Champagne Stakes Race History

Of the nine Road to the Kentucky Derby prep races open to juveniles, which has been the most successful at producing winners on the first Saturday in May? The answer is the Champagne Stakes (G1) at Belmont Park, and it’s not even close.

Few races in North American can claim a history as long and rich as the Champagne. Inaugurated in 1867, the Champagne produced 23 Kentucky Derby winners between 1892 and 2010, the majority after the race was lengthened to its present one-mile distance in 1940.

Once overshadowed by the Hopeful Stakes and the Futurity, the Champagne has become the preeminent juvenile stakes race on the East Coast. As a “Win and You’re In” qualifier for the Breeders’ Cup Juvenile (G1), the Champagne is a key battleground for young runners taking aim at the two-year-old division championship. In addition, the Champagne offers Kentucky Derby qualification points to the top four finishers on a 10-4-2-1 basis.

The list of Champagne winners reads like a “who’s who” of juvenile champions and high-class colts. Count Fleet claimed the title in 1942, one year before he swept the 1943 Triple Crown, while Seattle Slew repeated the double in 1976-77. Two other Triple Crown winners (Omaha, 1935, and Secretariat, 1973) lost the Champagne, though superhorse Secretariat did cross the wire first before suffering an infamous disqualification.

It’s no coincidence Count Fleet and Seattle Slew established the gold standards by which many Champagne winners have been judged. Count Fleet clocked the one-mile distance in 1:34.80, which stood as the stakes record until 1967. Seattle Slew claimed the record as his own when stopping the timer in 1:34.40, after which the brilliant juvenile champion Devil’s Bag established the still-standing mark of 1:34.20 in 1983.

The Champagne endured a quiet streak during the first two decades of the 21st century. Between 2000 and 2019, only one Kentucky Derby winner contested the Champagne, with Super Saver turning an uninspiring fourth-place finish at Belmont into victory in the 2010 Derby. During the same timeframe, only two other Champagne contestants managed to hit the board at Churchill Downs.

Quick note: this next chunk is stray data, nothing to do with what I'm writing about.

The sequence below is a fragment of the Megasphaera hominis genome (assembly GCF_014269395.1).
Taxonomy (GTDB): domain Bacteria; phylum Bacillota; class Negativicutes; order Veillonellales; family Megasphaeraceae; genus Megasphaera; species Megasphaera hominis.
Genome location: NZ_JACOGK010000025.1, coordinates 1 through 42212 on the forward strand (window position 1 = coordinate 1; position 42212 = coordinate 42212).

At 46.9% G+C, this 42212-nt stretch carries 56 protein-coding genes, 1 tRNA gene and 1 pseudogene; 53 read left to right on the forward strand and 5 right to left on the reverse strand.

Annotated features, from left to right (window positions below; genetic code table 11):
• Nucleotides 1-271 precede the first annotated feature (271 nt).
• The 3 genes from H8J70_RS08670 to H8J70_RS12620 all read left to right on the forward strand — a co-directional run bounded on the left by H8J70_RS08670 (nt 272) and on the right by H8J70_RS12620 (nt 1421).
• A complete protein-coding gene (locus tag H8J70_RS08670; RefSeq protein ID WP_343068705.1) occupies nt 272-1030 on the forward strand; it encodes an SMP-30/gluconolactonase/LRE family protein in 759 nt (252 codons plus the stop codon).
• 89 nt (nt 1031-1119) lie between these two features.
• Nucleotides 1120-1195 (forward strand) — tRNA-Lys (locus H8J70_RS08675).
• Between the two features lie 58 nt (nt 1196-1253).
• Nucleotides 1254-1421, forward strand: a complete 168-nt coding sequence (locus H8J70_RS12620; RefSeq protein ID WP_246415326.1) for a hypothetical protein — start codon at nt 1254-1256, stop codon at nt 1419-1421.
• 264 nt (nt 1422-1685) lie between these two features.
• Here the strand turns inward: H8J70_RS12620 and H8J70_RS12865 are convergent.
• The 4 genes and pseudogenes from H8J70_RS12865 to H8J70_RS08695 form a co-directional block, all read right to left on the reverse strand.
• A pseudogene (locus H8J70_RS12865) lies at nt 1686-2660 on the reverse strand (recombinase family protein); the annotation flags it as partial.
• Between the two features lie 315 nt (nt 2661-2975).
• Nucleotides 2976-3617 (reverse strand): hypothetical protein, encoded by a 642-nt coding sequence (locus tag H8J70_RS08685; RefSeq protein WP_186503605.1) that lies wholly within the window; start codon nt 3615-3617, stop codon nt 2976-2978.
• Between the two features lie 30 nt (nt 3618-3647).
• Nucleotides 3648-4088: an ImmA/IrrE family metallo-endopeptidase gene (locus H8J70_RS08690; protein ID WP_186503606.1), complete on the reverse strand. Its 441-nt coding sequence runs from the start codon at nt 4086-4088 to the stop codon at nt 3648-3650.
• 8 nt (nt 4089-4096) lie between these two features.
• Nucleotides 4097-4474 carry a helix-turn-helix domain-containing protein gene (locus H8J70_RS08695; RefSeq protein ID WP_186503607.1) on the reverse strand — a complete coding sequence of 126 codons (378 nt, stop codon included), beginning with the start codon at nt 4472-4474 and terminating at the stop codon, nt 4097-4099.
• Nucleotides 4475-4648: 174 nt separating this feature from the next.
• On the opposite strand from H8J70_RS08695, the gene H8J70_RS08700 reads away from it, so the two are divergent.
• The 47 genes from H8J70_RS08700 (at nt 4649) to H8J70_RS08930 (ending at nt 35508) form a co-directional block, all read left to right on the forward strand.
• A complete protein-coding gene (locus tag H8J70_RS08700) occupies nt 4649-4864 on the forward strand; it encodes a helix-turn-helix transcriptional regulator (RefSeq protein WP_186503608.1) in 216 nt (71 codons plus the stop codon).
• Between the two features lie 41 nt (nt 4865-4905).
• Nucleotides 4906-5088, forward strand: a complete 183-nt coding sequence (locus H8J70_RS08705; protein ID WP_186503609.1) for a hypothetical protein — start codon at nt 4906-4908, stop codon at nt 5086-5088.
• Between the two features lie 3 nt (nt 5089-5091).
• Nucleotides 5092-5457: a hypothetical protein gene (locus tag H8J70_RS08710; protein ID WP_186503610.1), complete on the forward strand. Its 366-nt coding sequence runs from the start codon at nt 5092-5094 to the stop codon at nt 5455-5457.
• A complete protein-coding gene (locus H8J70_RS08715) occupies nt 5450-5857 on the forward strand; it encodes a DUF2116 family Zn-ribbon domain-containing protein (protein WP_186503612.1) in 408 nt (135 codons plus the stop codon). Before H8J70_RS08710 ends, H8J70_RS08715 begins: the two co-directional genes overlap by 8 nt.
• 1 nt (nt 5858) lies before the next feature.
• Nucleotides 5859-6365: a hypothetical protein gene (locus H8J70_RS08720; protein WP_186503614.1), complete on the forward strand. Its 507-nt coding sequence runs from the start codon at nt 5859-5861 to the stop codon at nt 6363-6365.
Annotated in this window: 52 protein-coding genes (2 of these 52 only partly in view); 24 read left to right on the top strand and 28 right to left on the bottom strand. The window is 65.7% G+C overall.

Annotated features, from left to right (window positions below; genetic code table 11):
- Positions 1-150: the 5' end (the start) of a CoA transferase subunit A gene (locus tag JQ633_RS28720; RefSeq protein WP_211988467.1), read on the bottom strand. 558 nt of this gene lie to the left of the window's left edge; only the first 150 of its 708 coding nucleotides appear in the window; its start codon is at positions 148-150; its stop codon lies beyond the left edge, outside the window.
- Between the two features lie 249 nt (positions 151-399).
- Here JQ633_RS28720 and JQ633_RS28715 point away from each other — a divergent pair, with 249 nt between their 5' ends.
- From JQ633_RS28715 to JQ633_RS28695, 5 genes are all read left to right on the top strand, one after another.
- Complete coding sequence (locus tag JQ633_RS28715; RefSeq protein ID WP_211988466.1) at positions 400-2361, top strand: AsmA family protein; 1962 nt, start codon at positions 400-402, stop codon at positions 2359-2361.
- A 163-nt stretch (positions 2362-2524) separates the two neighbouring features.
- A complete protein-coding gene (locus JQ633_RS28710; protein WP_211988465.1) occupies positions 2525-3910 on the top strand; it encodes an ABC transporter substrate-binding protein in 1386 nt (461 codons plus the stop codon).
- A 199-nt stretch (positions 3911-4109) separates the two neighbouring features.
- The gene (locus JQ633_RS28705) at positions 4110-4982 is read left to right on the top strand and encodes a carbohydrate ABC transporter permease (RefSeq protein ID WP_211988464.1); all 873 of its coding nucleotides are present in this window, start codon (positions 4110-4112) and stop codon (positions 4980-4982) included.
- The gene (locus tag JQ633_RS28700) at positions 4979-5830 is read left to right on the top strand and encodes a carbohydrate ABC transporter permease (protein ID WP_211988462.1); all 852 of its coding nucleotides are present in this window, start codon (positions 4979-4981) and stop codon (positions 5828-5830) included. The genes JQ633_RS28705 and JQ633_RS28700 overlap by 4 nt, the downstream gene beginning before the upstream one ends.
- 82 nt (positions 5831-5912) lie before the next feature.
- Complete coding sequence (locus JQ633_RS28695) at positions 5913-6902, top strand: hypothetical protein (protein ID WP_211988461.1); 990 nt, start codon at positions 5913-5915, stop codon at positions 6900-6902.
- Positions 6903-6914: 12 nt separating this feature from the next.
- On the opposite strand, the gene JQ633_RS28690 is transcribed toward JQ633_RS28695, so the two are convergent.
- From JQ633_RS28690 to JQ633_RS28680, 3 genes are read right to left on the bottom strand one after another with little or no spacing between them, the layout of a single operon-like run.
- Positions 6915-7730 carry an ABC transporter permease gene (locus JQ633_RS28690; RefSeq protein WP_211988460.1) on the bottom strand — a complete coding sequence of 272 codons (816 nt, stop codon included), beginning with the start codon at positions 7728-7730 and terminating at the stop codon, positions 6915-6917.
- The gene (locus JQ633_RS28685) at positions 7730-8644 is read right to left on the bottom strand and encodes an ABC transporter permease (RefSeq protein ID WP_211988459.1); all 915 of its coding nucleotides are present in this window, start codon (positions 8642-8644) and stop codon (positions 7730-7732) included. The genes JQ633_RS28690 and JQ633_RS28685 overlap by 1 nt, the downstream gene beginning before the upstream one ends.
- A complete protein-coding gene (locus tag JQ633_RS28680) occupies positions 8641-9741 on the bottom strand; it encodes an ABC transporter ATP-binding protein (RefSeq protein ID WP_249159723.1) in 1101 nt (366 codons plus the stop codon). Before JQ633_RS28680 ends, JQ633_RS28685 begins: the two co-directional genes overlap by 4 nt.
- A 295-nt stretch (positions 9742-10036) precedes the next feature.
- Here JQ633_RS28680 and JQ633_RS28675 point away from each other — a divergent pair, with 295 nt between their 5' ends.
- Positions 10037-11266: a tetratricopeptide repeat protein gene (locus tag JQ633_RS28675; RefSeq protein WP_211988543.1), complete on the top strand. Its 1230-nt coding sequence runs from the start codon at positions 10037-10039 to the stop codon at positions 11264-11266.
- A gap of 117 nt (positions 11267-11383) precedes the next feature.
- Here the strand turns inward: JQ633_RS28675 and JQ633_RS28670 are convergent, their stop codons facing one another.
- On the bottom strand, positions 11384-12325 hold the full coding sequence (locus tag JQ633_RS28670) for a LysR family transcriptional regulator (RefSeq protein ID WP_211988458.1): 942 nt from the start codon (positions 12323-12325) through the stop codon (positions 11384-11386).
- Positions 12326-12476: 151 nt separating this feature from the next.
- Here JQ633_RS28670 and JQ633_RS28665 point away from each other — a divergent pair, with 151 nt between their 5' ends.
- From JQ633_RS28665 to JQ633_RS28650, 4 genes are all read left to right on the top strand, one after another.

Super Saver was conditioned by Todd Pletcher, who saddled a half-dozen Champagne winners between 2004 and 2014, the most by any trainer in the modern era.

By J. Keeler Johnson

Champagne S. Recap

Jack Christopher emphatically put himself on the Road to the 2022 Kentucky Derby with a decisive victory in the one-mile Champagne S. (G1) at Belmont Park Oct. 2.

Backed into 17-10 favoritism after an easy win on debut at Saratoga, Jack Christopher stalked Hopeful S. (G1) winner Gunite early in the race before heading him near the top of the stretch and racing clear to earn 10 points in the Road to the Kentucky Derby series.

Maiden Commandperformance rallied strongly from fifth to get within 2 34 lengths at the line and earn four points as the runner-up, while third-placer Wit took two points and My Prankster one for finishing fourth.

Jack Christopher is the second horse to earn points in the Road to the Kentucky Derby series for owners Jim Bakke and Gerald Isbister, who also race Iroquois S. (G3) third-place finisher Red Knobs. Bakke and Isbister sold shares in Jack Christopher to Coolmore Stud and Peter Brant after his maiden victory, and he now races for the quartet in partnership. His dam Rushin No Blushin is a half-sister to multiple Grade 1-winning sprinter and good sire Street Boss.

Jack Christopher is from the stable of Chad Brown, a major force in turf racing who seeks his first Kentucky Derby winner.

From a Derby perspective, there was a lot to like about Commandperformance’s effort. The Todd Pletcher trainee showed stamina in the Champagne, and he could improve as the distances approach the Derby trip of 1 14 miles.

By Alastair Bull